Preprint Article Version 1 Preserved in Portico This version is not peer-reviewed

Water Consumption Range Prediction in Huelva’s Households using Classification and Regression Trees

Version 1 : Received: 20 December 2020 / Approved: 22 December 2020 / Online: 22 December 2020 (09:42:57 CET)

How to cite: Bermejo-Martín, G.; Rodríguez-Monroy, C.; Nuñez-Guerrero, Y.M. Water Consumption Range Prediction in Huelva’s Households using Classification and Regression Trees. Preprints 2020, 2020120546 (doi: 10.20944/preprints202012.0546.v1). Bermejo-Martín, G.; Rodríguez-Monroy, C.; Nuñez-Guerrero, Y.M. Water Consumption Range Prediction in Huelva’s Households using Classification and Regression Trees. Preprints 2020, 2020120546 (doi: 10.20944/preprints202012.0546.v1).

Abstract

This paper uses the numerical results of surveys sent to Huelva’s (Andalusia, Spain) households to determine the degree of knowledge they have about the urban water cycle, needs, values, and attitudes regarding water in an intermediary city with low water stress. In previous research, we achieved three different households’ clusters. The first one grouped households with high knowledge of the integral water cycle and a positive attitude to smart devices at home. The second cluster described households with low knowledge of the integral water cycle and high sensitivity to price. The third one showed average knowledge and predisposition to have a closer relationship with the water company. This paper continues with this research line, applying Classification and Regression Trees (CART) to determine which hierarchy of variables/factors/ independent components obtained from the surveys are the decisive ones to predict the range of household water consumption in Huelva. Positive attitudes towards improved cleaning habits for personal or household purposes are the highest hierarchy component to predict the water consumption range. Second in the hierarchy, the variable Knowledge Global Score about the integral urban water cycle, associated with water literacy, also contributes to predicting the water consumption range. Together with the three clusters obtained previously, these results will allow us to design water demand management strategies (WDM) fit for purpose that enable Huelva’s households to use water more efficiently.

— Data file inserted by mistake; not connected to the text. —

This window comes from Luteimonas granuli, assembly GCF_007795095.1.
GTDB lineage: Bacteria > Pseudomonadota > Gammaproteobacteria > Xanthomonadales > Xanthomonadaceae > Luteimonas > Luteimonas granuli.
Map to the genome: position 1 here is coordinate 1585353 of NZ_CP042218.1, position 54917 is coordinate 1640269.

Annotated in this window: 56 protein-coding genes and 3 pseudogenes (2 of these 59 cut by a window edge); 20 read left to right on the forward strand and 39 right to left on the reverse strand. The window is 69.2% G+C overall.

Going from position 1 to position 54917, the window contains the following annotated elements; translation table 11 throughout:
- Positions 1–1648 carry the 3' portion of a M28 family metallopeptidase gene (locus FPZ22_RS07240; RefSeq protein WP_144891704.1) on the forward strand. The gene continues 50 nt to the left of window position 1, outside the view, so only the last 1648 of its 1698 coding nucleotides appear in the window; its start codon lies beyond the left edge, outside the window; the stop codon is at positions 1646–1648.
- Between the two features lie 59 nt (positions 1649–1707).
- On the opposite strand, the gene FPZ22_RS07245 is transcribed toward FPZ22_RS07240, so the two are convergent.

Subject Areas

classification and regression trees; CART algorithm; design thinking; web-based prototype; engagement; ICT technologies; households; water demand management (WDM); machine learning; water consumption range

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